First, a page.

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Nike Agrees to “Just Do It” and Pay Indonesian Workers $1 Million In Unpaid Overtime

Posted in Working Time

On January 11, 2012, a Nike, Inc. factory in Indonesia agreed to pay its workers more than $1 million in unpaid overtime.  The factory workers claimed that Nike required them to work an hour of overtime each day for which they were not paid.  The matter was settled prior to a lawsuit being filed following almost a year of negotiations.  The settlement will affect nearly 4,500 factory workers.

Under Indonesian law, a company must pay workers overtime for any hours worked beyond the standard 8 hour work day.  According to the trade union representing the factory workers, Nike had failed to pay the factory workers overtime for the past 18 years.  However, Indonesian law only permits employees to recover unpaid overtime for the previous two years.
 

In addition to the monetary settlement, Nike has agreed to training programs for local managers that includes “cultural sensitivity, respectful supervisory skills, team leadership and human resource management” training.  Moreover, Nike has agreed to hire a third party advocacy group to monitor workplace conditions.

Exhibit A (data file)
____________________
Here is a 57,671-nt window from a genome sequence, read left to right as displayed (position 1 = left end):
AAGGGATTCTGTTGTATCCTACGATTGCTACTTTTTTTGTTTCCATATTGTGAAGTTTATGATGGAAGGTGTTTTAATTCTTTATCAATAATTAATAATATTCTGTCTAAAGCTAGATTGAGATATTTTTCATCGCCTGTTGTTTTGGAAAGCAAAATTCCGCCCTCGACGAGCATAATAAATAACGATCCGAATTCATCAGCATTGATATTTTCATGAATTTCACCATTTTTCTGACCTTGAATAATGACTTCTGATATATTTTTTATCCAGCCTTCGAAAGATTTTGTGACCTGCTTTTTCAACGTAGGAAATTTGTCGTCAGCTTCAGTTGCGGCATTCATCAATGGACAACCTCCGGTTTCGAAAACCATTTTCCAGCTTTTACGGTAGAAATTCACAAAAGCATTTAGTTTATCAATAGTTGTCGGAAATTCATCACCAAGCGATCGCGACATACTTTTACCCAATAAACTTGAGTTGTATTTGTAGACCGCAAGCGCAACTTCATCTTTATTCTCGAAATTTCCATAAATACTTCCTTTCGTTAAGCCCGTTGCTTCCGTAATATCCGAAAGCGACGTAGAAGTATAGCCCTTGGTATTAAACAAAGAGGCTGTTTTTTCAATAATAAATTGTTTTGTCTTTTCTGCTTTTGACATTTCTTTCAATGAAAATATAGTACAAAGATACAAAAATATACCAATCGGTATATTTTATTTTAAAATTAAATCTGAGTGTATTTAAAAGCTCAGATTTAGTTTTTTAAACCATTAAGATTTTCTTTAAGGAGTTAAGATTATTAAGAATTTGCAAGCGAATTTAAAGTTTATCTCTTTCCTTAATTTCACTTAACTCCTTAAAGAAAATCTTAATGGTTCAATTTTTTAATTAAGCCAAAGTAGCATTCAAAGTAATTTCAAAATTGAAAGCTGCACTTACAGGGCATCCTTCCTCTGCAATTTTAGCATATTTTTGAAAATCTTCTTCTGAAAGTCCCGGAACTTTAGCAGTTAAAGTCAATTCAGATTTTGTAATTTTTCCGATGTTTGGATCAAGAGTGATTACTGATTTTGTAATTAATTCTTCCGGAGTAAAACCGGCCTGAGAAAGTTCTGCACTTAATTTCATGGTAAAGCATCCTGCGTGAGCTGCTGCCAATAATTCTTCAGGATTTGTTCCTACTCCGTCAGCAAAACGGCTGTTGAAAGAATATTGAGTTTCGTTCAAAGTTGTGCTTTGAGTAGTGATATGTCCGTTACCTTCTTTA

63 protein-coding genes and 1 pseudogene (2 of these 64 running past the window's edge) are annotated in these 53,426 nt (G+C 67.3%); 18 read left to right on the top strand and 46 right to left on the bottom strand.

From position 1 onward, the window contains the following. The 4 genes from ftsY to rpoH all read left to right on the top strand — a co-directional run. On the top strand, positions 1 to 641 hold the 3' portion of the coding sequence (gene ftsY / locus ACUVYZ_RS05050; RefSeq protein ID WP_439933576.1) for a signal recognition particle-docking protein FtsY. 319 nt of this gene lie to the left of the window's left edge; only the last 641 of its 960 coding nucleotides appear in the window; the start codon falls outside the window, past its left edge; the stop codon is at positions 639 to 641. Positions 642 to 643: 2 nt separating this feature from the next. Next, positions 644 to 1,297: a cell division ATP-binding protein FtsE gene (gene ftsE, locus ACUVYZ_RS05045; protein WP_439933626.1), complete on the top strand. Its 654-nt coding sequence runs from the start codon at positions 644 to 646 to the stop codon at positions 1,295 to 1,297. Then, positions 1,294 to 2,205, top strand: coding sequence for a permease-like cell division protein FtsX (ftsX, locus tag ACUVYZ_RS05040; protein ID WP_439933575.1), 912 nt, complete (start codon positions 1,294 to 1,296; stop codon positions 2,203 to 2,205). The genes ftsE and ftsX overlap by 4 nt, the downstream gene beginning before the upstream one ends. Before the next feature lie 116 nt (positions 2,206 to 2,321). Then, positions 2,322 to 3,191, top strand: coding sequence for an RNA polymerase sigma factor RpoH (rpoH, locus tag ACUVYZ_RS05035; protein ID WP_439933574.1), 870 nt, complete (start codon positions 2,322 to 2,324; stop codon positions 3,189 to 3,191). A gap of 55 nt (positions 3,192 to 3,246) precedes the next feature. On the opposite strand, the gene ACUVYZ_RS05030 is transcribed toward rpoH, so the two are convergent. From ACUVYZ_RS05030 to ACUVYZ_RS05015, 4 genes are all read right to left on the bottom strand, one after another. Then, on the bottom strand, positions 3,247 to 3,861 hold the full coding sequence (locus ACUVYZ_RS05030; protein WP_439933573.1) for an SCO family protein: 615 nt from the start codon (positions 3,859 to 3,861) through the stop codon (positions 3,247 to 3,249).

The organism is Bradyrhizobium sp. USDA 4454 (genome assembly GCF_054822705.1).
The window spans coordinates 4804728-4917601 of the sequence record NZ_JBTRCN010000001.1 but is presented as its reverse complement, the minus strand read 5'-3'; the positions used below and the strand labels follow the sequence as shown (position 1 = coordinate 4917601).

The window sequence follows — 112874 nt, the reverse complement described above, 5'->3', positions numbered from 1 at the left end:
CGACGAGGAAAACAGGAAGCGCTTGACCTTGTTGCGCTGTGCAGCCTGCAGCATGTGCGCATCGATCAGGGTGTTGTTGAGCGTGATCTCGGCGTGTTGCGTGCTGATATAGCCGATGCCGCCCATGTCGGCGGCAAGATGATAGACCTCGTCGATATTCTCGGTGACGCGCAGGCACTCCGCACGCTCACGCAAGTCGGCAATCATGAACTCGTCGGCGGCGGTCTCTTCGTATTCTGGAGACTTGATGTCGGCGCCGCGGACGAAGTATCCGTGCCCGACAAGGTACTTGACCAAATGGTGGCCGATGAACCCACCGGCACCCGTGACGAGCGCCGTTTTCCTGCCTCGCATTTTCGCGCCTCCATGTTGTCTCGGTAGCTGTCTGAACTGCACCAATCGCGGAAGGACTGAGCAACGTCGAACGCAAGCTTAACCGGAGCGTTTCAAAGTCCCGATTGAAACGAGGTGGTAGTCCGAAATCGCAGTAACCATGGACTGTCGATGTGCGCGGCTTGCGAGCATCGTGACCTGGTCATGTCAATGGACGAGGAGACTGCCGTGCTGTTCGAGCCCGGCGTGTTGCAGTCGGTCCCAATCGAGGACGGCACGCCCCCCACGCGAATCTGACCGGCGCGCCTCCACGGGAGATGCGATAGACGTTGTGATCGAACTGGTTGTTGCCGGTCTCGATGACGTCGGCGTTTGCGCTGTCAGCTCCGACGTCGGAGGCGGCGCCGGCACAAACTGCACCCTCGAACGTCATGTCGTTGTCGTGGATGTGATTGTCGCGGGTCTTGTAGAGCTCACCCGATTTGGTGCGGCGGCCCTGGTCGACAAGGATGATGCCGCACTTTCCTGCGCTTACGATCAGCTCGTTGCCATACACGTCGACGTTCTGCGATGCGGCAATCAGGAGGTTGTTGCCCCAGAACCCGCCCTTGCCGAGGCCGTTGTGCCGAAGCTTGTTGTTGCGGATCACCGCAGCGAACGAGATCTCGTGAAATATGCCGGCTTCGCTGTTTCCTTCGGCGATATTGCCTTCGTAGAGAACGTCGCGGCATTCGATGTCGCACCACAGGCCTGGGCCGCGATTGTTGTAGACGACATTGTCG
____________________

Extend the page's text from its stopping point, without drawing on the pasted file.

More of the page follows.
While Indonesian factory workers are not subject to the overtime requirements of the Fair Labor Standards Act, U.S. companies should be careful to rectify any wage and hour violations that may be occurring overseas.  Indeed, Karishma Vawani, a BBC correspondent in Indonesia, states that “The fact that Nike’s Indonesia factory has opted to hand over this million dollars and an apparent admission of some wrong doing at their Indonesia plant, may serve as a warning to other companies here to be more mindful of what happens at their Indonesia subsidiary.”  Not surprisingly, trade unions are threatening to target Adidas and Puma, who both have large factories in Indonesia, for similar overtime violations.

The bottom line is that, as surprising as it may sound, other countries have wage hour laws and believe in the concept of “overtime.”  Nike learned this the hard way, but other companies can benefit from this lesson.
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